There are others in the Lord’s body who don’t do Sunday evening worship services.  In some congregations, this number consists of half the membership.  This group reasons that the Sunday evening service is not commanded by God, therefore, they are under no obligation to attend.  Apparently, they have better things to do with their time on the Lord’s Day.  Worshipping God two times in one day is just too much.  They see no spiritual benefit in assembling with the saints for a second period of worship to God.

               The problem these individuals have is addressed by Jesus in Matthew 15:8.  “This people draweth nigh unto me with their mouth, and honoureth me with their lips; but their heart is far from me.”  The Lord’s Day is really only the Lord’s hour to these disciples.  Gladness does not fill their heart when it is said:  “Let us go up to the house of the Lord” (Ps. 122:1).  Spiritual food and rich fellowship does not energize these individuals.  Gratitude does not fill their soul, compelling them to bow before their Redeemer at every opportunity.  No, their hearts are far from God.  These brethren would be wise to consider the counsel of Hebrews 3:12:  “Take heed, brethren, lest there be in any of you an evil heart of unbelief in departing from the living God.”

               A third group in many congregations are those who don’t do any programs of the church.  These individuals are never part of a visitation team or involvement group.  The ladies of this group will never attend a ladies’ class or ladies’ day.  The men refuse to go to the men’s breakfast and men’s Bible study group.  They are absent when work days are scheduled.  They are not to be seen when door-knocking campaigns are conducted.  Workshops and seminars are a “no-no” to them.  They never stay for fellowship meals.  They have never attended a wedding, a shower, or a funeral involving one of their brothers or sisters in Christ.  The hospitals and nursing homes are off limits to them.  All these things are too demanding.  Their hectic schedules and busy lives will not allow such religious activity.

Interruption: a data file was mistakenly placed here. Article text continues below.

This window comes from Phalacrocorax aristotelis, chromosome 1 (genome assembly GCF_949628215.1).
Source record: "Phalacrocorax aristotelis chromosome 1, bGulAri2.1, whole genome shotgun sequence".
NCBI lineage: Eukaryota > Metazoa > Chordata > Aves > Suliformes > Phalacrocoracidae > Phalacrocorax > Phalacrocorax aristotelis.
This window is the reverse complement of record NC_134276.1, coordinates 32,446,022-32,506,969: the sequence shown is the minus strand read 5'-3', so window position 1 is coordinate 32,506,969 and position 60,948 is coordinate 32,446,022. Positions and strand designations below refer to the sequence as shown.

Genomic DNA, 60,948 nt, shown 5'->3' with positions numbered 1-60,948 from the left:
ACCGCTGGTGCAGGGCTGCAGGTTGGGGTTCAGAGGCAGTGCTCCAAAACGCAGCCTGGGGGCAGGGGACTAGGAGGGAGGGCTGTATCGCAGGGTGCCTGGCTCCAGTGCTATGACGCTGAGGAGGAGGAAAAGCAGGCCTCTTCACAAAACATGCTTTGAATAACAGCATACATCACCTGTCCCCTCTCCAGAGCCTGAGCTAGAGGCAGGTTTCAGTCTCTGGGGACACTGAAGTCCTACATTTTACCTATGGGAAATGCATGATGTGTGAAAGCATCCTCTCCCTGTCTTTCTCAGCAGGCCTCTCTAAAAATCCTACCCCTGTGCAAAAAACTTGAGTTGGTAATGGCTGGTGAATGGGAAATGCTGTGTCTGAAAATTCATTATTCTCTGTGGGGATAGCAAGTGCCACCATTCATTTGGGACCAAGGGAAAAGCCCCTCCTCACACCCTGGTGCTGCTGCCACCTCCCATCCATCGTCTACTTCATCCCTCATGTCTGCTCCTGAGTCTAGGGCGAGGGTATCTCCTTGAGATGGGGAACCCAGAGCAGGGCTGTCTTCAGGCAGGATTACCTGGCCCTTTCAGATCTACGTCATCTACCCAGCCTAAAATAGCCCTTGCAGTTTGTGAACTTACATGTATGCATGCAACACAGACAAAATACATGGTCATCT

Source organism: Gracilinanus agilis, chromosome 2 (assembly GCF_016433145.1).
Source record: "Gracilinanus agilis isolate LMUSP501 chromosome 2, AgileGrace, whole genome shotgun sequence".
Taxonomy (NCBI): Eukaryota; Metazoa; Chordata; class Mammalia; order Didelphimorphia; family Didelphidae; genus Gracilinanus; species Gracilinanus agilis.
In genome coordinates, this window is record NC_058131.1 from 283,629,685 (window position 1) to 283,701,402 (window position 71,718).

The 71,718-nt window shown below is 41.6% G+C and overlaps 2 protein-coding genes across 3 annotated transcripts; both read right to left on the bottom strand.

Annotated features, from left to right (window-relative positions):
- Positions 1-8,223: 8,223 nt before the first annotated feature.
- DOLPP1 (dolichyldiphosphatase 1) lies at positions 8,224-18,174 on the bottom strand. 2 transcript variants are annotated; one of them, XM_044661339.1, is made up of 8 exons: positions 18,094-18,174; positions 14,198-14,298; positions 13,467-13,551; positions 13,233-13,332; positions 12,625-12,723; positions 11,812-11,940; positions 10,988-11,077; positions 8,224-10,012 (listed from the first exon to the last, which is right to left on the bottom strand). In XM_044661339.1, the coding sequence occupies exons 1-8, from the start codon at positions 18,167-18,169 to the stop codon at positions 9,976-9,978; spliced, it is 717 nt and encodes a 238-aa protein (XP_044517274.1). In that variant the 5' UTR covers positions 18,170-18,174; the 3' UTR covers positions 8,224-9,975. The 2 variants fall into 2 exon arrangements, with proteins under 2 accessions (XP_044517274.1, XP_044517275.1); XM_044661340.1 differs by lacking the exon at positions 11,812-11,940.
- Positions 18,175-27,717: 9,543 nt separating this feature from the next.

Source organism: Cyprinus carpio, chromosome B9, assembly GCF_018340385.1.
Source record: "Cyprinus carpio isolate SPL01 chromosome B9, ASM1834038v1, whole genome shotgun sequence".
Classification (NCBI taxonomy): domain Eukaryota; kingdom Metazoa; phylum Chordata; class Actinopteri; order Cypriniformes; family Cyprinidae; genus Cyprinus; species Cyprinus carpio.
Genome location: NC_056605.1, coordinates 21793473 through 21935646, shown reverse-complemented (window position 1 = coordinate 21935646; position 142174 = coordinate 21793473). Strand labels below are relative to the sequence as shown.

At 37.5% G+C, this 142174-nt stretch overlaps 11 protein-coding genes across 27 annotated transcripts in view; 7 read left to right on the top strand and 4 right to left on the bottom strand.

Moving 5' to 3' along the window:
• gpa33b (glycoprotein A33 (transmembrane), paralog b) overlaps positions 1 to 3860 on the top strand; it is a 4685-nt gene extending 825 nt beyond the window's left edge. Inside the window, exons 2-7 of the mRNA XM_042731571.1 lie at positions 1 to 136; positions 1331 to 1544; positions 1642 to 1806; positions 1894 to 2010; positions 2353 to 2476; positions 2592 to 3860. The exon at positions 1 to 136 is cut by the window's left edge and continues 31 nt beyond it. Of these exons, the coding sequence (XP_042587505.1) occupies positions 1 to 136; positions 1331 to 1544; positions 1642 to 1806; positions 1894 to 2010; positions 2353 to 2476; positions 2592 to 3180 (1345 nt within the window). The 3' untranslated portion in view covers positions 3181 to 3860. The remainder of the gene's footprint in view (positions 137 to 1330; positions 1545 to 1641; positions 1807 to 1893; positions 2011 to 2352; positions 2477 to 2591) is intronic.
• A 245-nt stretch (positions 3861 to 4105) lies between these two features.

This group has failed to realize that we have been called to be laborers in the Lord’s vineyard.  “For the kingdom of heaven is like a man that is an householder, which went out early in the morning to hire labourers into his vineyard” (Matt. 20:1).  The requirement of a laborer is that he works.  The programs and activities of the church help the Christian to fulfill his obligation to work in the vineyard.  Church programs help us to discipline our time to accomplish some of the things God desires of us.  When understood in this light, participating in events and programs should bring us great joy.  The Lord wants us to always be doing.  “And the Lord said, Who then is that faithful and wise servant, whom his lord shall make ruler over his household, to give them their portion of meat in due season?  Blessed is that servant, whom his lord when he cometh shall find so doing.  Of a truth I say unto you, that he will make him ruler over all that he hath” (Luke 12:42-44).

               A maid might have the luxury of setting the guidelines of her job.  A Christian, on the other hand, does not.  When a person obeys the gospel of Christ, he submits himself to the Lordship of Jesus Christ.  He becomes a bondservant.  The Lord’s will is now his will.  He does not question.  He does not complain.  He does not rationalize and justify his lack of service.  He does not “beg off” his duties.  He does not sit idly on the sidelines.  His life is fully engaged in the Lord’s will until He comes.  “Blessed is that servant, whom his lord when he cometh shall find so doing” (Luke 12:43).